COVID-19's Toll on California's Latinos
Latinos constitute 39% of California's population, and since March 2020 they have held many of the essential jobs that kept Californians well fed and functioning during the COVID-19 pandemic. Unfortunately, according to research led by two UCLA Fielding School faculty members, their “reward” has been the highest rate of COVID-19 infections and deaths in the state, with significant disparities between Latinos and non-Hispanic whites across all age groups.
Many of the factors fueling these gaps relate to inequities in key social determinants of health such as employment, housing, and access to quality healthcare, according to the analysis of the researchers — Dr. David Hayes-Bautista (pictured left), FSPH professor of health policy and management and distinguished professor of medicine at the UCLA David Geffen School of Medicine, and Dr. Paul Hsu (pictured right), FSPH assistant professor of epidemiology. These inequities are exacerbated by a “one-size-fits-all” approach in which protective measures have been issued during the pandemic that haven’t worked as well for the Latino population as for the non-Hispanic white population, Hayes-Bautista says.
In a report issued earlier this year, the researchers noted that COVID-19 death rates in the six months from July 2020 to January 2021 were between two and seven times higher among the state’s Latinos than among non-Hispanic whites, depending on the age group, with the disparities remaining relatively constant throughout the six-month period. Among individuals 80 and older, the death rate for Latinos was more than twice as high as for non-Hispanic whites; for those 65-79, it was more than four times as high. The Latino death rate was nearly six times the rate for non-Hispanic whites in the 50-64 age range; more than seven times the rate in the 35-49 age group; and more than five times the rate among individuals ages 18-34.
COVID-19 has had greater opportunities to infect Latino households compared with non-Hispanic white households in two ways, Hayes-Bautista and Hsu have found. For one, they note, a strong work ethic contributes to Latino households having more wage earners, on average, than non-Hispanic white households. This means that Latino households have had more adults leaving the house every day, who could then be exposed to coronavirus-positive clients and co-workers during work hours and bring the infection home. In addition, Latino families have more children per household than non-Hispanic white families, increasing opportunities to spread infections to family members even among those who are asymptomatic. Because they typically have more wage earners and more children, Latino households contain nearly one more person than non-Hispanic white households.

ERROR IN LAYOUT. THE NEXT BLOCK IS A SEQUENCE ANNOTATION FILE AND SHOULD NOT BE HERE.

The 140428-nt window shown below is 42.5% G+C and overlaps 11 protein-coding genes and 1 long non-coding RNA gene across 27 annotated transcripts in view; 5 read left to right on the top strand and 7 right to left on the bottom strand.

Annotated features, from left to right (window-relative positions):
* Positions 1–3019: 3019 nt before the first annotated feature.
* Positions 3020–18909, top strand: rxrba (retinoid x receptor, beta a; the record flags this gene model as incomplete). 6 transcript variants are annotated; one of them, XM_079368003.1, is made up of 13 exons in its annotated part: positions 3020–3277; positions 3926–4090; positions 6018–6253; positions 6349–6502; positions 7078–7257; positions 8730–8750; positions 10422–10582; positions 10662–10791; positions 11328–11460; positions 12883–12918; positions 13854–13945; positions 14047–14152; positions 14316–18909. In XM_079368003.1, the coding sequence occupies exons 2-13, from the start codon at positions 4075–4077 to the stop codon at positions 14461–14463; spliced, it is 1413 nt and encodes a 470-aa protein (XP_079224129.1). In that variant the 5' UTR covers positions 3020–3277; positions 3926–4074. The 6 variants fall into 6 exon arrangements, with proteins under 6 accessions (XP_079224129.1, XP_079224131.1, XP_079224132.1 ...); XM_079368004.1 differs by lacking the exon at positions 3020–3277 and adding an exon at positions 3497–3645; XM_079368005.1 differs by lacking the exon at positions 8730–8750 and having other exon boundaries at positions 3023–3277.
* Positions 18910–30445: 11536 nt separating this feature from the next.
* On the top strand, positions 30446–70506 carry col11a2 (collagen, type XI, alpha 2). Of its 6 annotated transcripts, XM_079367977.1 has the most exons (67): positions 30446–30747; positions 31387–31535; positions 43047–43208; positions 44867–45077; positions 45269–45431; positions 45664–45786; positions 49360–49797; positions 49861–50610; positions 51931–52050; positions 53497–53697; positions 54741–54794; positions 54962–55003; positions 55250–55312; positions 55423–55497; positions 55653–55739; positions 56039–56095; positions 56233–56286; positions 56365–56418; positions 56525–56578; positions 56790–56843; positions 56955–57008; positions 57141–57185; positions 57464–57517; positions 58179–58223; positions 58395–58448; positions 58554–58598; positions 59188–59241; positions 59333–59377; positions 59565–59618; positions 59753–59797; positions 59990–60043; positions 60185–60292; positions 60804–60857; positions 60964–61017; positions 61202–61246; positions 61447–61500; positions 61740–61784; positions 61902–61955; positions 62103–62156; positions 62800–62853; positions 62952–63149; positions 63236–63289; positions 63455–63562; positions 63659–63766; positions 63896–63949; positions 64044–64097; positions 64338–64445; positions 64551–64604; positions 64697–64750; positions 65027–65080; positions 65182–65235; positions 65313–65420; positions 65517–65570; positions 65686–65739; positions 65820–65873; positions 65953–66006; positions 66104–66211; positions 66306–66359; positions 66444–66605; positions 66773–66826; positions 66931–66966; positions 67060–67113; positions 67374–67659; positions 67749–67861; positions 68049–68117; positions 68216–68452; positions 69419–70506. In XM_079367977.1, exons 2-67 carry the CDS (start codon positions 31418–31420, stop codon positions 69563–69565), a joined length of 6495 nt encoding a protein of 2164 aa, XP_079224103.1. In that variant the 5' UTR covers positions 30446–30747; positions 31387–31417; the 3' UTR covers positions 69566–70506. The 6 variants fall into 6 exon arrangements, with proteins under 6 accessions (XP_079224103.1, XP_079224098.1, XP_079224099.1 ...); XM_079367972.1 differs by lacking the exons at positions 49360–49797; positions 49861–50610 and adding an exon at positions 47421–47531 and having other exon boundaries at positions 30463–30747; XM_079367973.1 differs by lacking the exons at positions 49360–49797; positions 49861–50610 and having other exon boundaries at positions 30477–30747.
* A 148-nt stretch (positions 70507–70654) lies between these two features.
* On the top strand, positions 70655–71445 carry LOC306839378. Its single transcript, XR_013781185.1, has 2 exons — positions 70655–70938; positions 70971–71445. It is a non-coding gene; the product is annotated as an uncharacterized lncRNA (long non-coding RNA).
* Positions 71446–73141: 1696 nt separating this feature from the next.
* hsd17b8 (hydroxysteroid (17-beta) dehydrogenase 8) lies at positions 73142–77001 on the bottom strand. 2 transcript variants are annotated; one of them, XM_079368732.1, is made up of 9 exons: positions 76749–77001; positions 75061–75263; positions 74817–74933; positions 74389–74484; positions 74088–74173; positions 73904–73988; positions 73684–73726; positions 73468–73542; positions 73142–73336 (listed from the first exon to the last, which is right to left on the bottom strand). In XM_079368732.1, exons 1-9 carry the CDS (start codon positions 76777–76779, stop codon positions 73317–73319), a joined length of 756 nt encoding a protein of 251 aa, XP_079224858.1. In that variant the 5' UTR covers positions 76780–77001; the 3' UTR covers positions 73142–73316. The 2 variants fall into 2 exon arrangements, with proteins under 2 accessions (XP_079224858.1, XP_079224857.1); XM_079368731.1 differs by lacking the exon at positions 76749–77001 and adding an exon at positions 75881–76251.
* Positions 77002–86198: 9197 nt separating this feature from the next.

With more exposure to the coronavirus, coupled with less access to care, Latino essential workers have had higher case rates, and higher death rates.
Latinos are also overrepresented in many essential worker categories, from farmworkers who provide California’s food to construction workers who build the state’s houses, all while exposing themselves to the potential for infection. “Office-based wage earners have been able to minimize their exposure to coronavirus infection by sheltering at home and working online,” Hayes-Bautista says. “But Latinos are overrepresented in occupations that require wage earners to leave their homes and interact with co-workers and clients, such as farmworkers and grocery store clerks.” Hayes-Bautista notes that Latinos in the U.S. have created the equivalent of the world’s eighth-largest economy through hard work and larger families. Yet these very elements also make Latinos especially vulnerable to COVID-19.